Nelson Mandela is being remembered as a towering giant, the sort of hero of whom President Barack Obama said, “few of us will share space with on this Earth again.”
It is hard to say enough about the courage, wisdom, sacrifice and persistence the former freedom fighter and later South Africa’s president showed in paving the way for an end to apartheid and the birth of a new nation. Equally remarkable was his leadership in forgiving and reaching out to former adversaries without bitterness.
But to depict Mandela as superhuman or in a class by himself would be to miss the point of his life, which underscores the moral imperative on each of us, in the face of repression and injustice, to act.
His lesson is how one person can summon the will and conviction to take on a brutal system, bring others on board and keep seeking new approaches, even from a place of confinement, if one fails.
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In that vein, it’s also worth acknowledging the American activism that helped create the conditions for an end to the longest-standing system of legalized segregation in history.
While everyone denounced it, some went further, insisting we had a role to play. Rather than military action, that role was isolating South Africa diplomatically and economically, by divesting U.S. holdings, contributing to the government’s downfall. The first impetus was from black Americans reacting to the abhorrent treatment of black South Africans.
Former U.S. Rep. Ron Dellums, of California, sponsored anti-apartheid legislation in 1972 with support from members of the Congressional Black Caucus and the House Africa Subcommittee. But it would take several more tries before passage.
University students in the late 1970s began holding teach-ins and demonstrations and picketing trustee meetings to get their universities to sell their investments in South Africa. Michigan State University was the first. Four years later, Michigan’s legislature and governor agreed to divest 30 state colleges’ and universities’ funds from South Africa, but they were overturned in court.
I was covering a board of trustees meeting of the State University of New York in Albany in 1985 when a group of student activists occupied a building in protest. The board’s chairman at the time, Donald Blinken, responded angrily in an op-ed piece in the New York Times complaining that trustees — “a body of well-mannered, nonviolent citizens” — had been called fascists and murderers.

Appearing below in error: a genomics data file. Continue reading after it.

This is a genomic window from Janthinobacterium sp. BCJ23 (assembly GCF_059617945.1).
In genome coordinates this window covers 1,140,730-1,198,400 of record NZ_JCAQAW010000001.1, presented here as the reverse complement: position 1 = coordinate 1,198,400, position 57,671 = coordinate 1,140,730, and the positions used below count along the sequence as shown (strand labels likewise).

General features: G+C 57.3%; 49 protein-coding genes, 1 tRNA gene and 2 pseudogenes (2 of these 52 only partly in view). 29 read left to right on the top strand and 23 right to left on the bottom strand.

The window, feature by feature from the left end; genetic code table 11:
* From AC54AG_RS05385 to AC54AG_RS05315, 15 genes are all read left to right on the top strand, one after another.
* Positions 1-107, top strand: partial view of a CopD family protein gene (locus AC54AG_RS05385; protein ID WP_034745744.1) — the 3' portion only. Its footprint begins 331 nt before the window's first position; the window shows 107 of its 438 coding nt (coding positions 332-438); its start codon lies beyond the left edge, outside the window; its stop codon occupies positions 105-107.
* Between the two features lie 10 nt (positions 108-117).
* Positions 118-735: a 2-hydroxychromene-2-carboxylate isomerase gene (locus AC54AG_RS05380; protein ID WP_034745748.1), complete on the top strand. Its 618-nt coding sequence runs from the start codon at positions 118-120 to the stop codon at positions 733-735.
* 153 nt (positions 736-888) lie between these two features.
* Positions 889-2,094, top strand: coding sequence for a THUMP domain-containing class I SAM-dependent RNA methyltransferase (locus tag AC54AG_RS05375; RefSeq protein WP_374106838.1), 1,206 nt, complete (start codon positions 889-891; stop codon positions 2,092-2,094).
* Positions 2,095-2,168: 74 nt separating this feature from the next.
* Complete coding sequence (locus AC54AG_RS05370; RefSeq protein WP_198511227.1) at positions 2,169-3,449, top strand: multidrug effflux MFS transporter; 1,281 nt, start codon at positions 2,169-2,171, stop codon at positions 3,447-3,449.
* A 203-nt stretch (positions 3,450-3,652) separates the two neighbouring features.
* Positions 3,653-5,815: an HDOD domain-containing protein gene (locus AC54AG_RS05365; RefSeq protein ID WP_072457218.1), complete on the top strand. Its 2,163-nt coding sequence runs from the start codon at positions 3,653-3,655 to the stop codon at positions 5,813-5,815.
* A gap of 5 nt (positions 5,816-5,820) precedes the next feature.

But most significant was his rebuttal of anyone favorably comparing the students’ activism to the anti-war movement. “ ‘Isn’t it wonderful,’ they say, ‘that students have again found a worthwhile issue,’ ” Blinken wrote. “But unlike the 1960s, when some students reflected concern that imminent departure for Vietnam placed them in personal danger, today’s debate places no students’ rights or life in jeopardy.”
In other words, if you weren’t affected directly, you had no reason to be sticking your nose into apartheid.
Change would have come much slower to South Africa if that view had been universal. Several other colleges and universities did divest. The University of California withdrew $3 billion of investments from South Africa, which Mandela called a significant factor in abolishing white-minority rule.
Artists and musicians, including U2, Peter Gabriel, Bruce Springsteen and Stevie Wonder, launched their own actions to get the word out and pressure South Africa’s government to end apartheid and release Mandela from prison, where he spent 27 years.
Over President Ronald Reagan’s opposition, Congress passed the 1986 Comprehensive Anti-Apartheid Act, imposing sanctions against South Africa until certain conditions were met. Reagan, worried about a communist takeover of South Africa, vetoed it. But Congress, in a rare show of bipartisanship, overrode his veto.
South African President P.W. Botha remained defiant, saying, “We have never given in to outside demands and we are not going to do so.”
But his administration couldn’t withstand the isolation, and he resigned in 1989 to be replaced by F.W. de Klerk, who freed Mandela and began paving the way to end apartheid.
The supportive role Americans played points to the best way to honor Mandela: by taking injustice, no matter the target, so personally that you are compelled to act.